Last modified: 2 Days, 10 Hours, 10 Minutes ago
Watch this course video! We examine questions such as: Is eating animals immoral? Is being a good or bad person a matter of luck? If so, are we justified in punishing bad people? Should anyone be able to set limits on what you can do with your own body, even if it's ‘for your own good’? Should everyone be allowed to state their mind, even if their views are harmful or offensive? Is censorship ever justifiable? Do you have a moral obligation to help those worse-off? Are you unknowingly biased against underprivileged groups? Download course guide
|Session||First Sub Session||Credit Points||15 credits (7.5 ECTS credits)|
|Campus||Old Aberdeen||Sustained Study||No|
This course aims to introduce students to central debates in contemporary Philosophy. To introduce key philosophical questions about warfare, art, gender, the mind and our moral attitude towards non-human animals. To develop students' skills of reading and engaging critically with primary texts. To develop students' skills of reasoning, argumentation and debate. Students will have acquired knowledge of central debates in contemporary Philosophy and of key philosophical questions about morality, warfare, art, gender and the mind. Students will understand the main ideas in each of these debates, and will be able to explain differences between various positions in these debates. Students will have critically engaged with primary texts. Students will have articulated the results of their learning clearly and systematically in written form and discussion.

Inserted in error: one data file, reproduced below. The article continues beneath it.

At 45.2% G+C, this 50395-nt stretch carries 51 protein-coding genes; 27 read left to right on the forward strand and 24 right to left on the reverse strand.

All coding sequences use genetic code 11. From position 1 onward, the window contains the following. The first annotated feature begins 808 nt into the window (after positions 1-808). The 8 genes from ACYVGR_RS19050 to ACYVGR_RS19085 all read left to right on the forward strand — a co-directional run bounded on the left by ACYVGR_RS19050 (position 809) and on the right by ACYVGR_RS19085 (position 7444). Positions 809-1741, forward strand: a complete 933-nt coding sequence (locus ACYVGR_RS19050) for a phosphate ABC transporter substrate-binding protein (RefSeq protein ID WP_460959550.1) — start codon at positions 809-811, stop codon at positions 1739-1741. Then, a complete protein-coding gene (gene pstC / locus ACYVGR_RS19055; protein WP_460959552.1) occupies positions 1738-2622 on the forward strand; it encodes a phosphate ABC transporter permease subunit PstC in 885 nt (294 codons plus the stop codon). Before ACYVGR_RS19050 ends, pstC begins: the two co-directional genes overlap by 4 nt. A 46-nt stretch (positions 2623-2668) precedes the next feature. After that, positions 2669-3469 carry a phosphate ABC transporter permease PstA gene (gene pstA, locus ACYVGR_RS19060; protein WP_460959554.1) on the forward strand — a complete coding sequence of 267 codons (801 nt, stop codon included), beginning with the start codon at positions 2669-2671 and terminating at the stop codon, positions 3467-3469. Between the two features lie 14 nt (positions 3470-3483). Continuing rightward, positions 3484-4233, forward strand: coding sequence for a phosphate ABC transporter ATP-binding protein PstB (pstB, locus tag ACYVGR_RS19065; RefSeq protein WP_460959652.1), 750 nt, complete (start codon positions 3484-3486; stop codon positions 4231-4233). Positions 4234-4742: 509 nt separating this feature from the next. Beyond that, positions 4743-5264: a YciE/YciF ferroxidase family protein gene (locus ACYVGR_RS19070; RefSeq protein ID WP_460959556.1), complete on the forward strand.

Should you eat animals? Are you really free to choose your own actions? Should you be allowed to do whatever you want with your own body? Can computers think? What is art? Is war ever morally justified? Is torture ever morally justified? What exactly is sexism? How widespread is it? In this course, we will examine these and other questions of contemporary Philosophy. The aims of this course are to help students understand the arguments at play in a wide variety of philosophical disputes and to encourage students to form their own reasoned views through active debate.
This is the total time spent in lectures, tutorials and other class teaching.
1st Attempt: One 1000-word essay (50%) and one take home examination (50%)
Resit: One 1500-word essay (100%). In line with School Policy, failure to submit a component piece of assessed work, or submitting a token piece, will result in the withdrawal of the class certificate (students are not eligible for resit).
Feedback on essays; individually arranged conversations during office hours/by appointment/ feedback on in-class presentations
Written on essay and marking sheet; office hours/appointment; peer questions and comments during in-class presentations